Over the next few years, it is likely that an increasing portion of physician payments will be based on achieving measurable quality improvements. There is no single model.[6,7] However, programs will require physicians to demonstrate value by reporting their performance based on quality, efficiency, and patient experience measures. CMS will likely tie elements of reimbursement to physicians' willingness to be held accountable to these measures and to report to the public on the results. Performance measurement data will be used to generate publicly available reports on quality -- and patients will select physicians who are guided by those reports.

Many physicians have indicated significant concerns about P4P, and rightfully so. The challenge, however, is for physicians to reframe their thinking so that they consider the external realities motivating change in healthcare and the perspectives of consumers, purchasers, and payers - remembering that when physicians aren't wearing white coats, they are also consumers and purchasers of healthcare. Although healthcare professionals probably do not think of medical care as being ranked the way consumer products are, it is probably fair to say that people outside of healthcare are not as quick to make that distinction. There are already over 100 private-payer pay-for-performance programs covering more than 40 million patients, and consumer-directed health plans are becoming more popular with employers.[8] These numbers will continue to increase.

In response to the changing environment, the American College of Physicians (ACP), American Academy of Family Physicians (AAFP), America's Health Insurance Plans (AHIP), and the Agency for Healthcare Research and Quality (AHRQ) convened the Ambulatory Care Quality Alliance (AQA) in 2004. The AQA charge is to "improve healthcare quality and patient safety through a collaborative process in which key stakeholders agree on a strategy for measuring performance at the physician level; collecting and aggregating data in the least burdensome way; and reporting meaningful information to consumers, physicians and other stakeholders to inform choices and improve outcomes." A full discussion of the AQA is beyond the scope of this brief article, but all documents are made public on the AQA Web site. It is now a large multi-stakeholder organization that is developing principles and guidance for private and public payers on performance measurement, public reporting, and data aggregation. Medical professional societies such as the ACP and AAFP were able to leverage the work of the AQA to influence CMS to modify the original PVRP set of measures for primary care and the methodology by which CMS intends to collect measurement data.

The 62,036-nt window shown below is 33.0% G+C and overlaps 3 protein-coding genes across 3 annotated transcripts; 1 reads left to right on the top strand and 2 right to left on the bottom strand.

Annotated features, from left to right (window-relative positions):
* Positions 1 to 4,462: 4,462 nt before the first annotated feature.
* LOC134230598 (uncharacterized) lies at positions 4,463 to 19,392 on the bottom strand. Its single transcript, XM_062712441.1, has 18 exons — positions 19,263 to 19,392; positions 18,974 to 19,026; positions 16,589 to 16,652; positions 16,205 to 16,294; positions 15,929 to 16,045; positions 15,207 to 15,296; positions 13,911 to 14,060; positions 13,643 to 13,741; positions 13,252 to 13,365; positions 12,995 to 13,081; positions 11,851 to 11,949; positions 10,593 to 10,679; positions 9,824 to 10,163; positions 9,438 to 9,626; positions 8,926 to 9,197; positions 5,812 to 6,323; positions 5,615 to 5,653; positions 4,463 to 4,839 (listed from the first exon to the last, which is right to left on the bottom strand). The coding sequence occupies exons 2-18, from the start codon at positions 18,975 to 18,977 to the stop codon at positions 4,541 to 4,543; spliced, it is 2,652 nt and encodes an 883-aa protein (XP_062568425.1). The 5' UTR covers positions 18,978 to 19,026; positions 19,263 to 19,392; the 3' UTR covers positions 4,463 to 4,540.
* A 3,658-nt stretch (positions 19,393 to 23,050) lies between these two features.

Healthcare providers and health systems are being pushed to accept accountability for costs, quality, and the variation in the relationship between cost and quality -- which some refer to as efficiency. Pay-for-performance is not the answer to the dysfunctional payment system. However, it is one mechanism being promoted by consumers, purchasers, and payers. If done correctly, P4P could provide better alignment between those physicians who are effective at improving care by investing in the infrastructure to provide that enhanced care -- and at least some marginal recognition in the form of compensation for those services. The ultimate goal, however, is to redesign the reimbursement system and move away from the fragmented, episodic, illness-oriented fee-for-service model, to one that recognizes the value of patient-centered, physician-guided care. This model would acknowledge that quality is enhanced when coordination of care, investment in health information technology, and accepting accountability for documenting improvements in quality are supported by compensation commensurate with effort -- a component of which would be pay-for-performance.